"Examining Anti-Racist Healing in Nature to Protect Telomeres of Transitional Age BIOPOC for Health Equity" (Reclaiming Nature) is a project supported by the NIH’s Common Fund’s Transformative Research to Address Health Disparities and Advance Health Equity initiative, a new program supporting highly innovative, translational research projects that aims to prevent, reduce or eliminate health disparities and advance health equity. Through a transdisciplinary approach, researchers will collaborate with transitional-age Black, Latinx, Pilipinx, and Pacific Islander youth to document their experiences and biologic metrics. NIH Award #: U01OD033243
Why Reclaiming Nature is important?
In times of duress, many individuals turn to nature for solace. It is a classic form of self-care that has become increasingly important during the pandemic. However, this seemingly simple intervention is not always accessible to Black, Indigenous, and people of color (BIPOC) communities — communities that are already challenged by well-documented health inequities.
Although nature is an ancestral healing place for many communities, these spaces can be unwelcoming, unsafe, or triggering for people of color. By collaborating with community members, Tate and her colleagues hope to help reclaim natural spaces and mitigate growing health disparities. This study builds upon an earlier project that was co-led by SF State Professor of Biology Leticia Márquez-Magaña that reported the health benefits of walking for Latinx communities.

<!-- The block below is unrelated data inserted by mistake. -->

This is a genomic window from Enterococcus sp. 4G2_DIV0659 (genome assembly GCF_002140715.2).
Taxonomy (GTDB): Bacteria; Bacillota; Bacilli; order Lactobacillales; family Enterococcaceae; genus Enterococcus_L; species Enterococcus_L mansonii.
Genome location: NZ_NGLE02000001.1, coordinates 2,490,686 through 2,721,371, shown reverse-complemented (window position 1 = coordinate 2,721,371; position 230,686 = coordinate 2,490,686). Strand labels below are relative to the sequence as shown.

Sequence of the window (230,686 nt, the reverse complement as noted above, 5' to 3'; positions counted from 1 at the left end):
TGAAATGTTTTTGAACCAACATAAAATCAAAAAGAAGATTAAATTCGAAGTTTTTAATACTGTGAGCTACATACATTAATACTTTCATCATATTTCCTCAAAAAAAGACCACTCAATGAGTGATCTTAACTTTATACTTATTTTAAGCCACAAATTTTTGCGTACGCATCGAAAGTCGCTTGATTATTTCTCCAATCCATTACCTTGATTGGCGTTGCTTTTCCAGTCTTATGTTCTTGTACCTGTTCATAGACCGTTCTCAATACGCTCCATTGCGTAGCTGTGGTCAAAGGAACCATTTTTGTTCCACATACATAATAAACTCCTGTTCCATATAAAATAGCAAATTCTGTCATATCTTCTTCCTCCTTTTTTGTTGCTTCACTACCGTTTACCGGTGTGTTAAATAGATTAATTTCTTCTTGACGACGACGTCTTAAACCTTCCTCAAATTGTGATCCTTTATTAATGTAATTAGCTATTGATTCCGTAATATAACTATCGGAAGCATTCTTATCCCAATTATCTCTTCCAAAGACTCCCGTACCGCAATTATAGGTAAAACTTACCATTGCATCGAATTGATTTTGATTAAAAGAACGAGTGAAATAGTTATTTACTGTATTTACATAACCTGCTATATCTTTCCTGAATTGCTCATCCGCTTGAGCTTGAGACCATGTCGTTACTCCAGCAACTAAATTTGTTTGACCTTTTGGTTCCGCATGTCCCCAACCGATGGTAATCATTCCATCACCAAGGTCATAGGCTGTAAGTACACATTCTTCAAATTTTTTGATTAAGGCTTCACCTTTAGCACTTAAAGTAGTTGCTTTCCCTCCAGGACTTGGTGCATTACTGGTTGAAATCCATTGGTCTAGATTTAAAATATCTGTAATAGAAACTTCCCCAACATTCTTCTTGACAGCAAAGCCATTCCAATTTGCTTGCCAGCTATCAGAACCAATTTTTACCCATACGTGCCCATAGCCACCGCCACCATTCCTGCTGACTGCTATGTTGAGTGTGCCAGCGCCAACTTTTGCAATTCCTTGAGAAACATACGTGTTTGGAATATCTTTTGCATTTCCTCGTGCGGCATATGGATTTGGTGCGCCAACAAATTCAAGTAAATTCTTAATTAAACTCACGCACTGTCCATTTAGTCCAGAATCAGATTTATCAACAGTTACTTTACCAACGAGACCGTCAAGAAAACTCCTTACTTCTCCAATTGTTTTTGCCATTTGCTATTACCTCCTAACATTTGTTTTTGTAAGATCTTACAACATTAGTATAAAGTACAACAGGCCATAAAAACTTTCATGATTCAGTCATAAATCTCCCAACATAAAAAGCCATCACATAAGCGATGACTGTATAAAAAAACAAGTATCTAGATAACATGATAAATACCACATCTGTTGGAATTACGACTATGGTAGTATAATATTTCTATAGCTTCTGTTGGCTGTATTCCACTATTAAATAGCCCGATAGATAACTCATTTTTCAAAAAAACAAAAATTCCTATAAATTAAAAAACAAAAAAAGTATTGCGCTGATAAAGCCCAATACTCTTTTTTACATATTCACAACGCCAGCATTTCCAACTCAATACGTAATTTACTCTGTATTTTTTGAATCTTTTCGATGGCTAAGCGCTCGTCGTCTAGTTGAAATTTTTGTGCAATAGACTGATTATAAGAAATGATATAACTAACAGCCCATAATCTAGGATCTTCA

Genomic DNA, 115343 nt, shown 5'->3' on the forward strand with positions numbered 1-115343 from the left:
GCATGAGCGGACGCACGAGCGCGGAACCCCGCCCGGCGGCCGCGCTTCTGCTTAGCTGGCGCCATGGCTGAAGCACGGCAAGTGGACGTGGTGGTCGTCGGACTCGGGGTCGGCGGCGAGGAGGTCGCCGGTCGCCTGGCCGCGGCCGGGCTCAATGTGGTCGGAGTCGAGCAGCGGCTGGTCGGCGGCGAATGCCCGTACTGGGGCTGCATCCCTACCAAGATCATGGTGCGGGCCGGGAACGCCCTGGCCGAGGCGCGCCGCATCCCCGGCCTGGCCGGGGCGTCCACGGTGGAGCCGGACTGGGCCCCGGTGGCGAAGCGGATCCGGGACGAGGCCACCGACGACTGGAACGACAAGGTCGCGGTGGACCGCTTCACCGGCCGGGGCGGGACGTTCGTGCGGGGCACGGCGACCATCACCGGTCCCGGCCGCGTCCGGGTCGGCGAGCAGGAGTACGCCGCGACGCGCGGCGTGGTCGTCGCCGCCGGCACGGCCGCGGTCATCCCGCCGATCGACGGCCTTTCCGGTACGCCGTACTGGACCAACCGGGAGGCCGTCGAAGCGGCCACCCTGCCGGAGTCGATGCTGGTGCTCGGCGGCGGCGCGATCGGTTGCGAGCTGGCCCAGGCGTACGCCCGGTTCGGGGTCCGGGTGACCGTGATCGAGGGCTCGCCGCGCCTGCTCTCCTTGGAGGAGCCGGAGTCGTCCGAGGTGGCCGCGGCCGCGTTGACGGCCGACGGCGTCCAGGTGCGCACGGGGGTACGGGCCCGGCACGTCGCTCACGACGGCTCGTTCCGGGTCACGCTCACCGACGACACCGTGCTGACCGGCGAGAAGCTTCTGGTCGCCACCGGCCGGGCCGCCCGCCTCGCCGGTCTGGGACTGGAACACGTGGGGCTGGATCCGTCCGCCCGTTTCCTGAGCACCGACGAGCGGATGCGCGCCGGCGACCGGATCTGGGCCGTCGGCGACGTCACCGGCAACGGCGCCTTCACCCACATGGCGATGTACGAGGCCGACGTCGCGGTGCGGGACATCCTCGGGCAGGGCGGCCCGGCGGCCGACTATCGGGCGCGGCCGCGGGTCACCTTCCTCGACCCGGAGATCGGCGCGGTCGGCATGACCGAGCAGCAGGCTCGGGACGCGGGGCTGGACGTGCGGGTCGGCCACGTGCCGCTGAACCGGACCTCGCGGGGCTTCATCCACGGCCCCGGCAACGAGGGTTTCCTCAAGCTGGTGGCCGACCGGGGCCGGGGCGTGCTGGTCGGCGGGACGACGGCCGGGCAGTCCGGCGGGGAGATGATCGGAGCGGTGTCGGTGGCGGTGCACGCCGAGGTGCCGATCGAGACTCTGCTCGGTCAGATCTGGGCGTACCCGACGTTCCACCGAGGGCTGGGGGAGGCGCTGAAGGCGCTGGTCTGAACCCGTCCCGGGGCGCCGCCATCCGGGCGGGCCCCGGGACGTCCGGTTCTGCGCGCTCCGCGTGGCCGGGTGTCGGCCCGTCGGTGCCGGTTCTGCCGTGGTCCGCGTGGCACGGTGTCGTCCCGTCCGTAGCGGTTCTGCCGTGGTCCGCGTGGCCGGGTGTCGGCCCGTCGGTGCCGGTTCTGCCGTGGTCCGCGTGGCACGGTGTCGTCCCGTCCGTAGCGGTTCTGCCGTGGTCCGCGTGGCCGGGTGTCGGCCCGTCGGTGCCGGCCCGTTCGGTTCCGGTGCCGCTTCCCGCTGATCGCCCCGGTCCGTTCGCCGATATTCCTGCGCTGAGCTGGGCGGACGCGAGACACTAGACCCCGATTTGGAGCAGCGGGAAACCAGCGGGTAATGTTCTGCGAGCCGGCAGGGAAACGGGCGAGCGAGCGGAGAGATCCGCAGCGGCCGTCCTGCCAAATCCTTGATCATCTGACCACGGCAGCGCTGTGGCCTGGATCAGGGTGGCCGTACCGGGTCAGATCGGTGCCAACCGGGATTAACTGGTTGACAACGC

- Examine physical activity in nature as a preventative measure for health disparities using a research approach that is multilevel, transdisciplinary, and community-prioritized
- Collect, analyze, and disseminate information about what anti-racist green spaces look like to effect intersectoral changes
Reclaiming Nature aims to reduce embodied stress through academic-community partnerships to reclaim nature for healing. The benefits of physical activity in nature are well-documented in some communities but remain significantly understudied in poor communities of color that are heavily burdened by health disparities. These disparities are linked to acute and chronic stress that give rise to higher rates of hypertension, diabetes, cardiovascular and kidney diseases, as well as greater death from COVID-19. In effect, the excess stress found in poor communities of color is embodied in the bodies and minds of community members, and we aim to reduce it through multi-level efforts (e.g., individual, interpersonal, and community-level). These efforts are enabled by a strong partnership between insider science trainees and researchers who come from the communities we aim to serve, nature outreach specialists, and local community leaders.